A worst-case accident at the Baltimore Gas & Electric Co.'s Calvert Cliffs plant on the Chesapeake Bay 40 miles south of Annapolis could result in 7,090 early deaths, according to the study.
While the draft report on the two-year Sandia study notes that it examined the possibility of worst-case accidents and accidents of lesser magnitude that occurred under weather conditions that diminished the consequences, the version given to The Washington Post does not contain the worst-case figures. The NRC is expected to release this version.
Rep. Edward J. Markey (D-Mass.), chairman of the House Interior and Insular Affairs subcommittee on oversight and investigations, obtained the full computer results submitted by Sandia to the NRC and a companion Sandia report on financial consequences of nuclear accidents. Markey made this information available to The Post.
"Perhaps the authors of the study thought the high-consequence figures would be misinterpreted, but the NRC is misleading the public when it is not honest about what the worst-case possibility is," Markey said yesterday.
The computer study, initiated in 1980 as part of an effort to develop new criteria for locating future atomic power stations, demonstrated for the first time how greatly the consequences of an accident could vary depending on winds, rain, emergency response planning and population distribution around existing plants.
The most important factor in determining the toll from a nuclear accident, the draft report of the study makes clear, is whether persons living around the plant are clustered in towns and whether the plant is within 25 miles of a major city.
"Irrespective of size, population centers beyond 25 miles do not contribute to early fatalities," the report said, "because, even for unfavorable meteorological conditions, plume concentrations of radiation fall below all early fatality thresholds before that distance."
In some cases, the report said, the maximum distance from the plant at which there would be early fatalities might be as little as 13 miles depending on meteorological conditions.
The report said that, if there are towns or cities located 10 to 20 miles from atomic plants, the number of early fatalities in a worst-case accident might "increase substantially" and that the number of deaths even under more favorable conditions could be twice as high as it would be if the population were more spread out.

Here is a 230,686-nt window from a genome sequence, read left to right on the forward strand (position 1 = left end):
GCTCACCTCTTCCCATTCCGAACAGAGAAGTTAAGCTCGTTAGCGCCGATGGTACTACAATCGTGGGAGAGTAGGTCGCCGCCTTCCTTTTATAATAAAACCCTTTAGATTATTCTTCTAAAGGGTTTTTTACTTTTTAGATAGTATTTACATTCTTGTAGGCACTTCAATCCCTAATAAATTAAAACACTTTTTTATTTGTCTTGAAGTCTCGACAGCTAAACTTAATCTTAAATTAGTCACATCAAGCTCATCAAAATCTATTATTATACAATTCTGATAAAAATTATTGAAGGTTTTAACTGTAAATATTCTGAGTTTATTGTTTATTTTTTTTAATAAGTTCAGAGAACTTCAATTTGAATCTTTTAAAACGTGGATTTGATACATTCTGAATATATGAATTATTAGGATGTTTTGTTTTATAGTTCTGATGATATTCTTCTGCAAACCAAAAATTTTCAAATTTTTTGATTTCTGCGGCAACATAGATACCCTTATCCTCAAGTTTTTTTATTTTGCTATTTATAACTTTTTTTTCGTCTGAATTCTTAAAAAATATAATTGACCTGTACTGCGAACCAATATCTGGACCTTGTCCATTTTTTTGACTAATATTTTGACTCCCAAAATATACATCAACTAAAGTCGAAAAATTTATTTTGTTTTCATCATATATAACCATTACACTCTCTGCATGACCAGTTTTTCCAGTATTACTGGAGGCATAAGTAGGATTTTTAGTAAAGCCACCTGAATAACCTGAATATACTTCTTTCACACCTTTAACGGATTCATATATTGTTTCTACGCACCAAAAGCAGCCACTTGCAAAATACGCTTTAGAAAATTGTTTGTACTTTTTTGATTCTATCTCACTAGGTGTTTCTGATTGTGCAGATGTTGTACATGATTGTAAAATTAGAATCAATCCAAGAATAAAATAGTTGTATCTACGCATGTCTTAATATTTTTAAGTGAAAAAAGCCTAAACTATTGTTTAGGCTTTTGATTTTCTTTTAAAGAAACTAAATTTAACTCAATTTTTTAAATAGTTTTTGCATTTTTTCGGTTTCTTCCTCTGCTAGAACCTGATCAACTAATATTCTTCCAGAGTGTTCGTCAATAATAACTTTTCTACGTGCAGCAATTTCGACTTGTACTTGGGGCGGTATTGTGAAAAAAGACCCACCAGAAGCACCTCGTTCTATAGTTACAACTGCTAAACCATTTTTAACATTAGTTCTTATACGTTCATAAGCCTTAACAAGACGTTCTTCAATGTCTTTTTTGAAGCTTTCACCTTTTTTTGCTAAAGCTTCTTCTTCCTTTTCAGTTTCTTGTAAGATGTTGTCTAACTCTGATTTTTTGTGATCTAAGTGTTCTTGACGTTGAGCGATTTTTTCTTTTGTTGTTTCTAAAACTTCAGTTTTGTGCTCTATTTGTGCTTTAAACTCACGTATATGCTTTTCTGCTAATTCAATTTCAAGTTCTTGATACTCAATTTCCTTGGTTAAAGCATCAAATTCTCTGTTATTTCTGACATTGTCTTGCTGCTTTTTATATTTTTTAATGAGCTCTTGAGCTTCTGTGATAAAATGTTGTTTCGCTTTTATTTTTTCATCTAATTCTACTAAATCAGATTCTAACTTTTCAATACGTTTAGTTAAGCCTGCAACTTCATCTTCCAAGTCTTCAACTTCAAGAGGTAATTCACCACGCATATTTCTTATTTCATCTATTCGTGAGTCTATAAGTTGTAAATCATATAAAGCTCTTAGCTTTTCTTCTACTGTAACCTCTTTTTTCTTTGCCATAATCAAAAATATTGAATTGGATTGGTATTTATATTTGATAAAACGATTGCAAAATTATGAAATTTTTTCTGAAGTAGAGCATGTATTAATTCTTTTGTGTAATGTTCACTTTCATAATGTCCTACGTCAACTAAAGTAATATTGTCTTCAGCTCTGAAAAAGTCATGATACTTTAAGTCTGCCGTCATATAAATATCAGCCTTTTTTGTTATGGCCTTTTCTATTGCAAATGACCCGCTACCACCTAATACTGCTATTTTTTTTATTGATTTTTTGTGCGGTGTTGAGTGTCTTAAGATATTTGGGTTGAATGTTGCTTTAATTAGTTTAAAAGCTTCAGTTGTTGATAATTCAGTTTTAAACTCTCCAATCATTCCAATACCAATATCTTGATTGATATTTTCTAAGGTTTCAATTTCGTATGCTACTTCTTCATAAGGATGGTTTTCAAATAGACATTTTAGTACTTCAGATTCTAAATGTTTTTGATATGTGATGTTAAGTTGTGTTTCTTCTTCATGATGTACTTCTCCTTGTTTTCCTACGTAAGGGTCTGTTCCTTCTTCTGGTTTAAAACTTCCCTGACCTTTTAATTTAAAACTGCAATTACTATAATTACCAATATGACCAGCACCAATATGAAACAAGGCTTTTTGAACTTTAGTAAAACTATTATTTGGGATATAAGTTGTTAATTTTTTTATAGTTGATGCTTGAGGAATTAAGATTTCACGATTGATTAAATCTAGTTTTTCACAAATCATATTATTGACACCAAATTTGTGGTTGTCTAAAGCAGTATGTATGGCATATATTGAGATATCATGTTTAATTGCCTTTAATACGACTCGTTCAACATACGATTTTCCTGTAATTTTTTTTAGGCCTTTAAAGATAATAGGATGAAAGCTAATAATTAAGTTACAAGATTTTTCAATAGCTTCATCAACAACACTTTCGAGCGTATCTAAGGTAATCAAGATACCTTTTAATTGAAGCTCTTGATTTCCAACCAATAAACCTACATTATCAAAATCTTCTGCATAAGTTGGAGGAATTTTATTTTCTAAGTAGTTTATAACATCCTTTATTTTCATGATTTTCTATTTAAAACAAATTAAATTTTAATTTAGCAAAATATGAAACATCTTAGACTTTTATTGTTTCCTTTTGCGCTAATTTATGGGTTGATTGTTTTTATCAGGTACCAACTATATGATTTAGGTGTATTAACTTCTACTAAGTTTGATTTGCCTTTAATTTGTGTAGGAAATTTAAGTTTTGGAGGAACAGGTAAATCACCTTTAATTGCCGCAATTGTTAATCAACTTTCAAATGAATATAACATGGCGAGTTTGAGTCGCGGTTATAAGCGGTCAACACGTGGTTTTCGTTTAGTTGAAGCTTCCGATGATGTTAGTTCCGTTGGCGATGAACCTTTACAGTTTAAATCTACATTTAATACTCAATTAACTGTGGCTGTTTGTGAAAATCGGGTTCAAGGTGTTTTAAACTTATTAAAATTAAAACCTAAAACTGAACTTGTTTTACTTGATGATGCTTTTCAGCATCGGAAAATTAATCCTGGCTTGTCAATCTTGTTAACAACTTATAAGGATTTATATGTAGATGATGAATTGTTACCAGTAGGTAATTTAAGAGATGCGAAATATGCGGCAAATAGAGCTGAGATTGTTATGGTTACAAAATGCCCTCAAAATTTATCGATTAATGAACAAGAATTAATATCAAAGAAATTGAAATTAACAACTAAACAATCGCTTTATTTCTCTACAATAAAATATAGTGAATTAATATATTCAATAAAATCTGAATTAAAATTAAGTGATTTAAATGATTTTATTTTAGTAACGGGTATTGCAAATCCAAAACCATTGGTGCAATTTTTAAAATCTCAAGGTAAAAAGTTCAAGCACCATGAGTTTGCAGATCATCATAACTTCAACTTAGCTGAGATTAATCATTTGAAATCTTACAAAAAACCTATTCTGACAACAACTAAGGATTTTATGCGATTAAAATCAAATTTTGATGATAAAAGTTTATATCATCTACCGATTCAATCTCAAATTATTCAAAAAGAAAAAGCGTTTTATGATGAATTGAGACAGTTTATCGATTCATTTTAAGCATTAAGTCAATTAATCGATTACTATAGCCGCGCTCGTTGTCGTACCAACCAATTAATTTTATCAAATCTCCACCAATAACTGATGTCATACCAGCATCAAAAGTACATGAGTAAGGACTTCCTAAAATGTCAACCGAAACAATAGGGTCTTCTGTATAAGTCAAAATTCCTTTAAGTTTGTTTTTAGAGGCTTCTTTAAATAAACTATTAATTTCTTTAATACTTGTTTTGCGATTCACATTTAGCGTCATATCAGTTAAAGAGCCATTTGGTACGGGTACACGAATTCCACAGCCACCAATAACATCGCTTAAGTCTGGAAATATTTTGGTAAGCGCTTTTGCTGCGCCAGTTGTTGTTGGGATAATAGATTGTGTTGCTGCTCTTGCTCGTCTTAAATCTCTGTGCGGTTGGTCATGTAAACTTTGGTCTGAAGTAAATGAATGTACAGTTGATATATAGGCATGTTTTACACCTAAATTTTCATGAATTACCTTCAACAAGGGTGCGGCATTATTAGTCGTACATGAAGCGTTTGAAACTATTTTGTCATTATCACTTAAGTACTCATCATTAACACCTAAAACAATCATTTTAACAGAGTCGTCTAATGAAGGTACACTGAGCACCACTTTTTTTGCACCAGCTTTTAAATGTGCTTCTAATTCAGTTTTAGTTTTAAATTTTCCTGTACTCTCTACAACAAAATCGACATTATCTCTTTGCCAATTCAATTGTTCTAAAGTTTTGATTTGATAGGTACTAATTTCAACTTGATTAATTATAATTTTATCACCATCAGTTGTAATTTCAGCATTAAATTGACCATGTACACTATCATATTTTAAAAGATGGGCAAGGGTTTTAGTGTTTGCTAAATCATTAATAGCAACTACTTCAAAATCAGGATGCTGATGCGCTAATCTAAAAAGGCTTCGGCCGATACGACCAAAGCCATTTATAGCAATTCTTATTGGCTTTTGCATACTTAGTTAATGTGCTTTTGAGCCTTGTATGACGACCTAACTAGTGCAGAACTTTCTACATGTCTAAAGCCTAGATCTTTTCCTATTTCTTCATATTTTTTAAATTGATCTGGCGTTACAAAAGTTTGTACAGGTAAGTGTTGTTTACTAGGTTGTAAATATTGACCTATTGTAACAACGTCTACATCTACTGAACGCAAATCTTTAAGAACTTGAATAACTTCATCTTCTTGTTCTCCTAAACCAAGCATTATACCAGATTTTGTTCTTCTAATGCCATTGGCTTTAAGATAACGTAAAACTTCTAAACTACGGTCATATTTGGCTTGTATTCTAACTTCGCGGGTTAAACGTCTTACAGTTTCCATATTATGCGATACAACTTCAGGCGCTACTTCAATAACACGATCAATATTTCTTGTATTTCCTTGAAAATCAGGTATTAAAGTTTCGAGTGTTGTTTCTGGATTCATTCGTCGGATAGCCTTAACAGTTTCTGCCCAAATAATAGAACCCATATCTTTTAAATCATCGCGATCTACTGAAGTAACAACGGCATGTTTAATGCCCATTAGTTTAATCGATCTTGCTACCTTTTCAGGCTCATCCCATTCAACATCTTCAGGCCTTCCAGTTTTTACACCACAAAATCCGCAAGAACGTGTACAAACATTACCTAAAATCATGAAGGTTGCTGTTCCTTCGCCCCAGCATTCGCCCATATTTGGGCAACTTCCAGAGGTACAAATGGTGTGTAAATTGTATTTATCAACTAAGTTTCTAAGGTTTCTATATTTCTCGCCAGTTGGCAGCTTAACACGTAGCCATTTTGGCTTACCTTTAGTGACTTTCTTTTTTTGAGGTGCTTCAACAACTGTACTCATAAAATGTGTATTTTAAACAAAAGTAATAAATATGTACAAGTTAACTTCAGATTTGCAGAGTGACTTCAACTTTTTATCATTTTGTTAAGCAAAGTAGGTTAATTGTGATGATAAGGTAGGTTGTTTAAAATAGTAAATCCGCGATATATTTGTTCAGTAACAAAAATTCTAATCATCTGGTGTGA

"I think this raises the question," Markey said, "of whether some plants in densely populated areas should be allowed to continue to operate their full expected life. Certainly, no new plants should be constructed this close to cities, and those in the pipeline need to be seriously reevaluated."
A second major finding, according to the study, was that summary evacuation of residents from within a 10-mile radius of atomic plants could significantly reduce the number of early deaths resulting from most accidents.
However, current evacuation plans may not appreciably affect early death-toll estimates for most worst-case accidents, the report said, since these involve "rainout of radioactivity from the plume onto cities located more than 10 miles from the reactor" and federal laws now require evacuation zones of only 10 miles around each reactor site.
"The fact of the matter is that few areas of the country are adequately prepared to cope with a serious nuclear accident," Markey said. "Evacuation zones need to be enlarged in some cases, and other measures such as sheltering and public education are desperately needed."
Financial consequences of a worst-case accident also far exceeded those derived by earlier studies.
Markey suggested that this calls into sharp question the adequacy of the Price-Anderson Act of 1957, which even though amended still limits to $560 million the nuclear industry's liability for damages in the event of an "extraordinary nuclear occurrence."
"Clearly, the present level of nuclear insurance is woefully inadequate in view of the new consequence figures," Markey said, adding that he intends to see that the next Congress debates "whether the act should be abolished or the damage liability limit raised."
Sandia National Laboratories, which performed the study for the NRC, is owned by the U.S. Department of Energy and is operated under contract by AT&T.